Serving baby food with Alaska Native values

Her family heritage may be rooted in Greece, but Zoi Maroudas has found a strong binding tie to Alaska Native people in their common practice of introducing children early to the taste and nutritional values of wild-caught seafood.“We are all in this together,” said Maroudas, whose Bambino’s Baby Food entrees include salmon filets, salmon strips and salmon bisques, as well as halibut, chicken, vegetable stew and filet mignon. “We share a common mission honoring our families.”

Sitting on the couch in Bambino’s boutique in midtown Anchorage, she speaks with a passion about training the palate from infancy to enjoy a healthy, balanced diet, including wild Alaska salmon and halibut.

On Fridays and Saturdays every week Maroudas welcomes parents and their youngsters into the shop to discuss the importance of early childhood nutrition and explain why and how she include specific seafood and other proteins, vegetables and fruits in her products.  “We are the only baby food company that welcomes parents into the production facility,” she said.
“They can see the ingredients. We are an extension of their home.”

The mother of two young children herself, she also offers Bristol Bay salmon fillets, breads and other products to keep parents healthy too, plus olive oil from a family olive orchard back in Greece.

Maroudas, who has an extensive background in medicine and nutrition, said she introduced the Hali Halibut entree into the company’s offerings first because of its mild, more delicate flavor, and then Bristol Bay sockeye salmon. It was her halibut entree, presented as a bisque, that won the grand prize in 2017 in Alaska Symphony of Seafood competition.

“I wanted the flavor to be the focus, not the baby food,” she said.  

And then she added sockeye salmon to the company’s offerings, which are now sold in her shop, Carrs-Safeway supermarkets nationwide and in Canada, United Kingdom and China.  The packages, all frozen, organic and kosher, can be served as star-shaped popsicles for teething or warmed to be spoon fed.

In early August, Bambino’s, Bristol Bay Native Corp. and the Bristol Bay Regional Seafood Development Association announced a new partnership to promote the Bristol Bay wild salmon baby and toddler foods to families around the world.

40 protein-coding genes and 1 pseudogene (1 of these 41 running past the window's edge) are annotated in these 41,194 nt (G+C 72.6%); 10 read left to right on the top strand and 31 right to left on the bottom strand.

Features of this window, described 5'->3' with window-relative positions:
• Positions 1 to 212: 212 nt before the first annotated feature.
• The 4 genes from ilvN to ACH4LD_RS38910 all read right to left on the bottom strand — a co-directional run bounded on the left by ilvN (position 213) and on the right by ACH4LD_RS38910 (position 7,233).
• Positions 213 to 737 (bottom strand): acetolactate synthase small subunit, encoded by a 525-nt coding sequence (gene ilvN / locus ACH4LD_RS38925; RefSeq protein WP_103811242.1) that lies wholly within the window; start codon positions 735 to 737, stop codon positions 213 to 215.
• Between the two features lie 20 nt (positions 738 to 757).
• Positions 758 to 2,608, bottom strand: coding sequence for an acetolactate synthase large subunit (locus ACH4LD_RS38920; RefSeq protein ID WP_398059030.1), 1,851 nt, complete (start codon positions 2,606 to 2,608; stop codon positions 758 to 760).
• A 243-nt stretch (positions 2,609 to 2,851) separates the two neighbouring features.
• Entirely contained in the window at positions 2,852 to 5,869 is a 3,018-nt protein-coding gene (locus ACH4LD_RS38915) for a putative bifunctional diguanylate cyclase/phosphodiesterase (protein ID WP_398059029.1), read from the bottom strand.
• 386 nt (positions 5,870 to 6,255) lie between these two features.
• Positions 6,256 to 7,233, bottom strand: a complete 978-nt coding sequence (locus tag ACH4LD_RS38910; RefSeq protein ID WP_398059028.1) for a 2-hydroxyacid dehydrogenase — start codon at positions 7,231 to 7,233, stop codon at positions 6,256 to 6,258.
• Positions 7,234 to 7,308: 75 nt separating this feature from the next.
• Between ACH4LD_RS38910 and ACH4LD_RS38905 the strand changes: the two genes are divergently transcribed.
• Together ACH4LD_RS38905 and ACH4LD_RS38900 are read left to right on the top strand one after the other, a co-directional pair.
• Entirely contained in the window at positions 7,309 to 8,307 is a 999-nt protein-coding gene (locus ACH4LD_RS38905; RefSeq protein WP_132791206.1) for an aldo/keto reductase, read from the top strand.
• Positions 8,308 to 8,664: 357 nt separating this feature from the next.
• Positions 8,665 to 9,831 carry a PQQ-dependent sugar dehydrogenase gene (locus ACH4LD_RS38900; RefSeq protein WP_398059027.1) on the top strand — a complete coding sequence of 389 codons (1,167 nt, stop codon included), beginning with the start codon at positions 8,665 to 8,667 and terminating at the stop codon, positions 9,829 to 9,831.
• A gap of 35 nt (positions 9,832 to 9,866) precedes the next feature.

“Salmon is a fundamental part of our cultures and our values, from protecting the waters they spawn in to ensuring our shareholders are able to fill their freezers every year,” said Jason Metrokin, president and chief executive officer of BBNC. “We’re looking forward to partnering with Bambino’s and BBRSDA to share the stories of why salmon is so crucial to our region and our shareholders.”

“We want to ensure that people everywhere and of all ages not only reap the nutritional benefits of Bristol Bay sockeye salmon but are also aware of the origin and sustainability of the Bristol Bay region,” said Lilani Dunn, marketing director of BBRSDA.

To Maroudas, whose family heritage emphasizes the Mediterranean diet, the importance of giving young children a firm foundation in good nutrition early on is key. The company’s baby foods also offer an abundance of healthy omega-3 fatty acids essential to brain development.

Maroudas is also working with the office of Rep. Don Young, R-Alaska, on legislation to eliminate what she contends are unnecessary rules that limit the types of foods parents can purchase for their babies under the Women, Infants and Children supplemental nutrition program. The 2021 Infant Act, introduced by Young, would allow WIC recipients to be offered fresh, frozen and natural alternatives to shelf-stable options, she said.  Bambino’s has been working with Young’s office on the legislation since 2019, but the onslaught of COVID-19 put the legislation on hold, she said.

Under current regulations, WIC also does not allow for fresh frozen organic products, or for certain package sizes.  Maroudas contends that with passage of the Infant Act that children fed through the WIC program will have better nutrition options.